Flu season has gotten a very slow start this year. It wasn’t until recently that my state upgraded from Sporadic to Regional, and it’s February. The above average temperatures have kept people out more, meaning less chance of passing germs from family member to family member.
Now that it’s really starting to make its rounds, I guess it’s a good time to investigate another home remedy to the pesky stomach flu. I got this suggestion from someone in my support group, and I’m excited to do some research on something I don’t know much about: activated charcoal pills.
And since I don’t know much about it, I guess it’s perfectly fine that I’m a little skeptical, like many other remedies, that this could work to prevent a stomach bug. Of course, I guess that’s why I’m here, to answer the most important question we all have: but does it work?
My limited knowledge of activated charcoal comes from something that I’m beginning to think is partially untrue. I know that when someone overdoses or takes something that is potentially toxic to their system, people can take activated charcoal to absorb the toxins. However, in my mind, activated charcoal is a supplement that is given to people who have overdosed to help them throw up.
So, you can imagine when I had someone ask me if activated charcoal worked to prevent throwing up and stomach bugs I was stunned. I was like, why would you want to take something that, in turn, could make you throw up?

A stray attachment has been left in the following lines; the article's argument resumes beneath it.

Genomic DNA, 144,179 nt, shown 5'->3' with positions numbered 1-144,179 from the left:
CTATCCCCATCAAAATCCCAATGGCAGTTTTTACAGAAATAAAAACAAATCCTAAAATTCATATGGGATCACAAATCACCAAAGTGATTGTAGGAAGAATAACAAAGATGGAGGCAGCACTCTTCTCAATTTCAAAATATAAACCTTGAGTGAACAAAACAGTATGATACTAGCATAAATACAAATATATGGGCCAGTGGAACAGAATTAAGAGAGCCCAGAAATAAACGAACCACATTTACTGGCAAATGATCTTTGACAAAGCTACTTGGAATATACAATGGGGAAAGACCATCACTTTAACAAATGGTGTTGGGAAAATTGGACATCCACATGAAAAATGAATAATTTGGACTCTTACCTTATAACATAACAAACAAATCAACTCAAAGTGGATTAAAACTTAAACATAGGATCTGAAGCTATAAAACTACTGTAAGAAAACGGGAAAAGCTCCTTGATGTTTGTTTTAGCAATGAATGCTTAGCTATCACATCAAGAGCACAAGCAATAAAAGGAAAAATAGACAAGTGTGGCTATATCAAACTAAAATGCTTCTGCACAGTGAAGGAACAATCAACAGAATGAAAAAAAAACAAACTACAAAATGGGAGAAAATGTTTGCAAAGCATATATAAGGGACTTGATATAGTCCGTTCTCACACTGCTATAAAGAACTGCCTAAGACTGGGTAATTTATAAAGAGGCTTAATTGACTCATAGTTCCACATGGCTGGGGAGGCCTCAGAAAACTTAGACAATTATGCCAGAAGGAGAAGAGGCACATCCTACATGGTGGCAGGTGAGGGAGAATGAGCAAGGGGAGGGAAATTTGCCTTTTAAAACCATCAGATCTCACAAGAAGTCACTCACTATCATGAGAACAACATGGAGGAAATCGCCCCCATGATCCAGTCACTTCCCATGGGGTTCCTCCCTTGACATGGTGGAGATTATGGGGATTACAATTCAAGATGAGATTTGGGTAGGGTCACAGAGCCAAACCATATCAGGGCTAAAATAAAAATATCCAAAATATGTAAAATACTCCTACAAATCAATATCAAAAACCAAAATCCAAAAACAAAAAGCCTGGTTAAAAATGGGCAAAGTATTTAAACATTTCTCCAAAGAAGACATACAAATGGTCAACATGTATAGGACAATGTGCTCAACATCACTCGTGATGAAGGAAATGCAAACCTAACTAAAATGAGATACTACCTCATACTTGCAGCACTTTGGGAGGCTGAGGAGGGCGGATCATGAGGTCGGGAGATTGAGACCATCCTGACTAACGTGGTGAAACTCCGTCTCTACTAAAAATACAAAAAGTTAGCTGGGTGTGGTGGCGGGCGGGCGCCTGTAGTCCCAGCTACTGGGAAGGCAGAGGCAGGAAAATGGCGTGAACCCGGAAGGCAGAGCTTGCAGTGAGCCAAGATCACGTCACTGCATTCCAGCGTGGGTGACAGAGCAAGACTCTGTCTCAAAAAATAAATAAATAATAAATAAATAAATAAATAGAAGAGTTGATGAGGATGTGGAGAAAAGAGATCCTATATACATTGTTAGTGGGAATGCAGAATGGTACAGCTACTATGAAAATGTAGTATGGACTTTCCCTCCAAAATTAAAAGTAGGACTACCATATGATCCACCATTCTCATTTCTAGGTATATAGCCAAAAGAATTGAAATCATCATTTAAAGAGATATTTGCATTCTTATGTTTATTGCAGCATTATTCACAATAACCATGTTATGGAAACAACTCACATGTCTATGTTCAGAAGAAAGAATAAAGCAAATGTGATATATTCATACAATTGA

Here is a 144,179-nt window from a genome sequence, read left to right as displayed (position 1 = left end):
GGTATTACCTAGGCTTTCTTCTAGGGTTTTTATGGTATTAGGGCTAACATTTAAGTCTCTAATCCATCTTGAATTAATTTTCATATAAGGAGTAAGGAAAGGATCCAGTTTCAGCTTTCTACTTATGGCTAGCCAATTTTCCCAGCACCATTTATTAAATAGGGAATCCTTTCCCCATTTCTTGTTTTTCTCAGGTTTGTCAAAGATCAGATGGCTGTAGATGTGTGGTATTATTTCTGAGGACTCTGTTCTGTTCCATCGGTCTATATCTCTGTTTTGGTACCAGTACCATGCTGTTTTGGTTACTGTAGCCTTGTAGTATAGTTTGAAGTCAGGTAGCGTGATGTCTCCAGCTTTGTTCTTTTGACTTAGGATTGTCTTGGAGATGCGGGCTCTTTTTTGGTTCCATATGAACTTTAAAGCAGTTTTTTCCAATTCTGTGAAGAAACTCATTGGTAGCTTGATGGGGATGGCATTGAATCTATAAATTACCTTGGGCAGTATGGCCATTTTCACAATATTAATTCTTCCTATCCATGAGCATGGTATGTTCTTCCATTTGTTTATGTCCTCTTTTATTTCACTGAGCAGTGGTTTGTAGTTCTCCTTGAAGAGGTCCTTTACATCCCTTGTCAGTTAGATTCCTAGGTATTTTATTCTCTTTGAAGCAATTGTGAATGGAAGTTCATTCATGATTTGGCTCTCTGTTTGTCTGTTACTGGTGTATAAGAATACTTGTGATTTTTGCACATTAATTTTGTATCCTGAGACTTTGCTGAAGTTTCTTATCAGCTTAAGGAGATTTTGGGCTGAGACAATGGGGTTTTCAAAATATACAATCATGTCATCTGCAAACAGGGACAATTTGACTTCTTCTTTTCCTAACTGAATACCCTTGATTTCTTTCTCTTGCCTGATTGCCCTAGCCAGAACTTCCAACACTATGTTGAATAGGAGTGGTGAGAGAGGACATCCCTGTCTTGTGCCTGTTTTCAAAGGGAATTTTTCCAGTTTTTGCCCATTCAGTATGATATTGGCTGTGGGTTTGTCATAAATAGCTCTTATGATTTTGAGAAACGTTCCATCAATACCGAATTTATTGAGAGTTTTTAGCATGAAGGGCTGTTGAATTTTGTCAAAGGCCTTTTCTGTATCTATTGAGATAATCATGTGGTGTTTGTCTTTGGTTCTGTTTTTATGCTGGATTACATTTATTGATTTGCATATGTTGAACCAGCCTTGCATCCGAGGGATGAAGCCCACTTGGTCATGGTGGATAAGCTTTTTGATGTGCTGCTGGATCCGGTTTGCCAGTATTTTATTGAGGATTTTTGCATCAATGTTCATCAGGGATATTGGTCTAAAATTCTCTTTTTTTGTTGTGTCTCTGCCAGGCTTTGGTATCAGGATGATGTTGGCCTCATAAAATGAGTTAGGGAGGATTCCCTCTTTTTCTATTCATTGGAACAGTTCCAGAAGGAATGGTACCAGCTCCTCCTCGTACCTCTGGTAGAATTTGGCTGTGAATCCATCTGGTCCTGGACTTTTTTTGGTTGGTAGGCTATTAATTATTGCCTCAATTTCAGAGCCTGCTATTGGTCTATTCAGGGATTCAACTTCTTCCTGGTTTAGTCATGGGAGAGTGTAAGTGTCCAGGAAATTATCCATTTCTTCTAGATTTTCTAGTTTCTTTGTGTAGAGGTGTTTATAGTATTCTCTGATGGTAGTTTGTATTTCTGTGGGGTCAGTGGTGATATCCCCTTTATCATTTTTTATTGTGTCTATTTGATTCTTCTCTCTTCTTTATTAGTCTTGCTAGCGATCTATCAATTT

A quick WebMD search showed me that vomiting is a side effect of activated charcoal, but, in their eyes, only if taken regularly over a long period of time. I had to be sure, and while WebMD may not always be a trusted source for medical research, it was enough to make me wonder if my assumptions about activated charcoal are seriously misguided.
Anything beyond that, though, I am clueless when it comes to activated charcoal. I’m also hesitant because as we’ve already covered in Apple Cider Vinegar and Grape Juice, I think that many bugs, specifically the Norovirus, replicate in the lower intestine so it may not work.
But! Considering that activated charcoal is meant to be absorbed by the body to rid you of toxins, it could mean that activated charcoal could do more for you than the previous remedies.
Now that we’ve concluded I know nothing about activated charcoal, let’s discuss what I’ve found.
According to WebMD, activated charcoal is a dietary supplement that can be used to treat a drug overdose or a poisoning. Essentially, it works as a binding agent and it absorbs the toxin that is doing damage to the body.